Millions of British workers are having their health and home life put at risk and are having to beg for extra work to make ends meet because bosses are not offering them regular work patterns, a new study from Oxford and Cambridge Universities suggests. According to the study, Powerful times: Flexible discipline and schedule gifts at work published in the journal Work, Employment and Society, around 4.6 million people are subject to ‘precarious scheduling’ from employers which means that their hours are so inconsistent and unpredictable that they cannot make plans, leading to stress and problems in their home lives. The researchers said that many workers now find themselves in ‘degrading’ relationships with managers in which they are obliged to constantly ask for more work and changes to allow them to care for children and plan their domestic and recreational lives.
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Good working relationships and less stress are key to workplace happiness

Good working relationships and less stress are key to workplace happiness 0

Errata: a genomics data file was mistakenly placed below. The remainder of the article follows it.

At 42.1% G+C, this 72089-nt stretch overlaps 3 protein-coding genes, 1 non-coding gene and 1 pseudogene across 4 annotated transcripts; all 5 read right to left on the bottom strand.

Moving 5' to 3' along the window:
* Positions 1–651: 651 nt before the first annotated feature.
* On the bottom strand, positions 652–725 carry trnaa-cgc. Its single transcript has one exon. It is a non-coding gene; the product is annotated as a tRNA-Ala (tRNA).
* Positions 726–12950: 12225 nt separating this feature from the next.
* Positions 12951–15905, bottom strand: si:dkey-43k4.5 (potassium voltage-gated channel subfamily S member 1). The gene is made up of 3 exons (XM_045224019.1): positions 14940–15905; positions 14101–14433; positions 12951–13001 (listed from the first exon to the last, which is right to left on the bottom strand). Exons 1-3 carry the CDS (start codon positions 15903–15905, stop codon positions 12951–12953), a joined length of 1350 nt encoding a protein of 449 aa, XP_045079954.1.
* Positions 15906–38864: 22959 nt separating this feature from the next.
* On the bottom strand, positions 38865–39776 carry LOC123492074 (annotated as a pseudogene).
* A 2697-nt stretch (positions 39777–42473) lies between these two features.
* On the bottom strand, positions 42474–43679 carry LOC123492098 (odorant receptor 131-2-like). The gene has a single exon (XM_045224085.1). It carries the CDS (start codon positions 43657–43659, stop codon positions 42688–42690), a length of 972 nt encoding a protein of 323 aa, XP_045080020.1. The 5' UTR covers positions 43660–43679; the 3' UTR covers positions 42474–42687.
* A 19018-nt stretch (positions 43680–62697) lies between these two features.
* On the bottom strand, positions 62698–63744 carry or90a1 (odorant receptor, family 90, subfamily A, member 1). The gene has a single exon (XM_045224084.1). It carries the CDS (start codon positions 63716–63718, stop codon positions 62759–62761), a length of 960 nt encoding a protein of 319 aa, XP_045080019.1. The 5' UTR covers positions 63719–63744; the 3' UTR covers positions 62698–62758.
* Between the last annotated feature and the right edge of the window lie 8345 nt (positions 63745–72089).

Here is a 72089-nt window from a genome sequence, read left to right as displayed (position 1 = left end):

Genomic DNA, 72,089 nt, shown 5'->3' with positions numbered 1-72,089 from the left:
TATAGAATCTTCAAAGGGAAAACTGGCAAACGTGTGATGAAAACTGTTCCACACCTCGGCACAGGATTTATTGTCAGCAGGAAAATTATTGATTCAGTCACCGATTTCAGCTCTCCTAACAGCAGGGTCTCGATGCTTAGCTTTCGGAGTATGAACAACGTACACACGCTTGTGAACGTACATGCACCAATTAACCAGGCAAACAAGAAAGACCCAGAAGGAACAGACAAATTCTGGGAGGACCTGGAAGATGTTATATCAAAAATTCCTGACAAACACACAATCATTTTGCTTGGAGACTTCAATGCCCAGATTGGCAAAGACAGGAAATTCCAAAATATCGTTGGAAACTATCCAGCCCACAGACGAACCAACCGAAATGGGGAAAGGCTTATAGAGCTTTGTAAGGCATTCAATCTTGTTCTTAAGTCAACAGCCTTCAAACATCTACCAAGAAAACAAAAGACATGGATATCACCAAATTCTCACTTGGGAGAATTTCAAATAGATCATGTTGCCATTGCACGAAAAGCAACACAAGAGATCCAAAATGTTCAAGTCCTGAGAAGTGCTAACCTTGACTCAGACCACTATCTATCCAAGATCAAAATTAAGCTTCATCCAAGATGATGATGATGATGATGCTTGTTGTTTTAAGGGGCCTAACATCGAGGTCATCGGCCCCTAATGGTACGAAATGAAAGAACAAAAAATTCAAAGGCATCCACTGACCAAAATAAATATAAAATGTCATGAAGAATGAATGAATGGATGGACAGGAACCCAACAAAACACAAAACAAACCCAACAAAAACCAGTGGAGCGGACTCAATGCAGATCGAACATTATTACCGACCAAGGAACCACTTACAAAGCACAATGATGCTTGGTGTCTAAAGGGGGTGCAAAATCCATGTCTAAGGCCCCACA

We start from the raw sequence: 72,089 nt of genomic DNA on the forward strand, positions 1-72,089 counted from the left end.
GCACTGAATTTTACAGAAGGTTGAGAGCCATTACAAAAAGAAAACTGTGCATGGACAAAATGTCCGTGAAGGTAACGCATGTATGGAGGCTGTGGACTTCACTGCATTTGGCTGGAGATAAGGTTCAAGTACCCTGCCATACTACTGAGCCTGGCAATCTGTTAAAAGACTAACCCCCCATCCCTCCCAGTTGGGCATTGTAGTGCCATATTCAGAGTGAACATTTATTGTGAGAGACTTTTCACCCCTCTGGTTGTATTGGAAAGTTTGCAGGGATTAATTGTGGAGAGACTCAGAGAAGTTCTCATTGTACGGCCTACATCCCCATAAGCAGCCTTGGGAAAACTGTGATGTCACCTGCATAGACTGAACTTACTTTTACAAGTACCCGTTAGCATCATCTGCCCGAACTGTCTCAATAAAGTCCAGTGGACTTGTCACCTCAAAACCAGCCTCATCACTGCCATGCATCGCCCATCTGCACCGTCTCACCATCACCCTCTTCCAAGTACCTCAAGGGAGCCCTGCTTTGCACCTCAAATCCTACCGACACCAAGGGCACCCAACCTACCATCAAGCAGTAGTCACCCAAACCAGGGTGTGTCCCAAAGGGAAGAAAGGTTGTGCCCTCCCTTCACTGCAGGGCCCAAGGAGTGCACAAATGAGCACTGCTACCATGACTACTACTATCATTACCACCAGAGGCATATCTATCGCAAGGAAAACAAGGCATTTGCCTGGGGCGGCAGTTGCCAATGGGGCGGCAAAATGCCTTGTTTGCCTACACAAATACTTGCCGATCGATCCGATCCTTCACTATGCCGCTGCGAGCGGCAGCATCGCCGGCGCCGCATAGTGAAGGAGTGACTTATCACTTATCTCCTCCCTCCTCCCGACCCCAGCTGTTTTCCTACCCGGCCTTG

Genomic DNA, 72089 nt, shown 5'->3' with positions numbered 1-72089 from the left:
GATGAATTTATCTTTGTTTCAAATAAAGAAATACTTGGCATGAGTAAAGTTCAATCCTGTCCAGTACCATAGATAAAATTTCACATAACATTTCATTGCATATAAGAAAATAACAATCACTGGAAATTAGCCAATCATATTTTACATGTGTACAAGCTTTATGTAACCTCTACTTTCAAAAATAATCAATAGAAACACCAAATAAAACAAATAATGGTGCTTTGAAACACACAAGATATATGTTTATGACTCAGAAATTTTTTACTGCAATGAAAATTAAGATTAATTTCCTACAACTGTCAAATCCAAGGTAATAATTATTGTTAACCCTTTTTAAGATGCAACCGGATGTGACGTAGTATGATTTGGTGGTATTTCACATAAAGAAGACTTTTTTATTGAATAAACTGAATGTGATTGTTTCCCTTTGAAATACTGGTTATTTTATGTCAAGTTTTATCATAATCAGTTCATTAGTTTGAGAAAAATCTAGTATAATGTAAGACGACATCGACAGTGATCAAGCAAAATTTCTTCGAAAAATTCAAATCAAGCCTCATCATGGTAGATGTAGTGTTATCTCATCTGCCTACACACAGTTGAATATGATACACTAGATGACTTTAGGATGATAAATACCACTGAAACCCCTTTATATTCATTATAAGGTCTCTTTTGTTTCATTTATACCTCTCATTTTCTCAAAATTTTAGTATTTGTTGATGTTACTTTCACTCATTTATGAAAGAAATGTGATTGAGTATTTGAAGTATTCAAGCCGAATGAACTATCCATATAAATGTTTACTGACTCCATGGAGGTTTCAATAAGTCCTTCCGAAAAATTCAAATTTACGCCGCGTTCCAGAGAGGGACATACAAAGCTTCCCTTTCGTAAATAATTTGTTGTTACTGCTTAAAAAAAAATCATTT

Less stress and better workplace relationships are the reason why the happiest regions to work in the UK are Yorkshire and the Humber; while uninteresting work is the reason why employees in Scotland and the South are the most unhappy. Research into workplace happiness by Happiness Works on behalf of Robert Half UK claims that 77 percent of employees in Yorkshire and the Humber are the happiest employees in Britain, well above the national average of 63 percent. Those questioned find their work more interesting (74 percent), get on with their team (88 percent), have good friends in the office (72 percent) and suffer less stress (38 percent). Britain’s most unsatisfied employees are those working in Scotland and the South of England, with 17 percent of employees saying they are unhappy at work and one in six expressing their work is not interesting. Over a quarter of those in South (27 percent) don’t have good friends in the office or don’t get on with their teams and one in seven (14 percent) in Scotland feel the same. However, employees in Scotland (63 percent) and the South (65 percent) do believe they have a good work-life balance.

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Call for work life balance to help preserve relationships and health